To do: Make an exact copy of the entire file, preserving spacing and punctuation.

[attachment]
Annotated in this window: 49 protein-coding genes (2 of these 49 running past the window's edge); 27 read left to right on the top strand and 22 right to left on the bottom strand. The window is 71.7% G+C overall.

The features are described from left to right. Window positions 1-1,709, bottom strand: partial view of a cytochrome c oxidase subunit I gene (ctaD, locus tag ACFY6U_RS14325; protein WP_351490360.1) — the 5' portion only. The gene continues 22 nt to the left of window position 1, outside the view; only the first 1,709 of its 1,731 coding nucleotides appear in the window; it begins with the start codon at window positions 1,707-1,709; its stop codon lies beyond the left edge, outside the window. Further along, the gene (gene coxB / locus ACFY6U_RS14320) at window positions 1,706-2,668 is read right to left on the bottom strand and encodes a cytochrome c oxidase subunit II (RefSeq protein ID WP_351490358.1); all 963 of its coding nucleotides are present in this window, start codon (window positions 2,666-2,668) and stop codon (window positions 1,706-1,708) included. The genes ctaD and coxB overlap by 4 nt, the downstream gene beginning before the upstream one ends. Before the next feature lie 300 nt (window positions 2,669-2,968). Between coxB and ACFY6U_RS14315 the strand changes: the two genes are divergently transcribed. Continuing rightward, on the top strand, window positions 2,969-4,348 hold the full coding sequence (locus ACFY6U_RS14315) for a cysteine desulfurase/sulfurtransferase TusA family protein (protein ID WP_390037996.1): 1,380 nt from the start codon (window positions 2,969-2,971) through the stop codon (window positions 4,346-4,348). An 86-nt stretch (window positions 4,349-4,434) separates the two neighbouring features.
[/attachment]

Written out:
Annotated in this window: 49 protein-coding genes (2 of these 49 running past the window's edge); 27 read left to right on the top strand and 22 right to left on the bottom strand. The window is 71.7% G+C overall.

The features are described from left to right. Window positions 1-1,709, bottom strand: partial view of a cytochrome c oxidase subunit I gene (ctaD, locus tag ACFY6U_RS14325; protein WP_351490360.1) — the 5' portion only. The gene continues 22 nt to the left of window position 1, outside the view; only the first 1,709 of its 1,731 coding nucleotides appear in the window; it begins with the start codon at window positions 1,707-1,709; its stop codon lies beyond the left edge, outside the window. Further along, the gene (gene coxB / locus ACFY6U_RS14320) at window positions 1,706-2,668 is read right to left on the bottom strand and encodes a cytochrome c oxidase subunit II (RefSeq protein ID WP_351490358.1); all 963 of its coding nucleotides are present in this window, start codon (window positions 2,666-2,668) and stop codon (window positions 1,706-1,708) included. The genes ctaD and coxB overlap by 4 nt, the downstream gene beginning before the upstream one ends. Before the next feature lie 300 nt (window positions 2,669-2,968). Between coxB and ACFY6U_RS14315 the strand changes: the two genes are divergently transcribed. Continuing rightward, on the top strand, window positions 2,969-4,348 hold the full coding sequence (locus ACFY6U_RS14315) for a cysteine desulfurase/sulfurtransferase TusA family protein (protein ID WP_390037996.1): 1,380 nt from the start codon (window positions 2,969-2,971) through the stop codon (window positions 4,346-4,348). An 86-nt stretch (window positions 4,349-4,434) separates the two neighbouring features.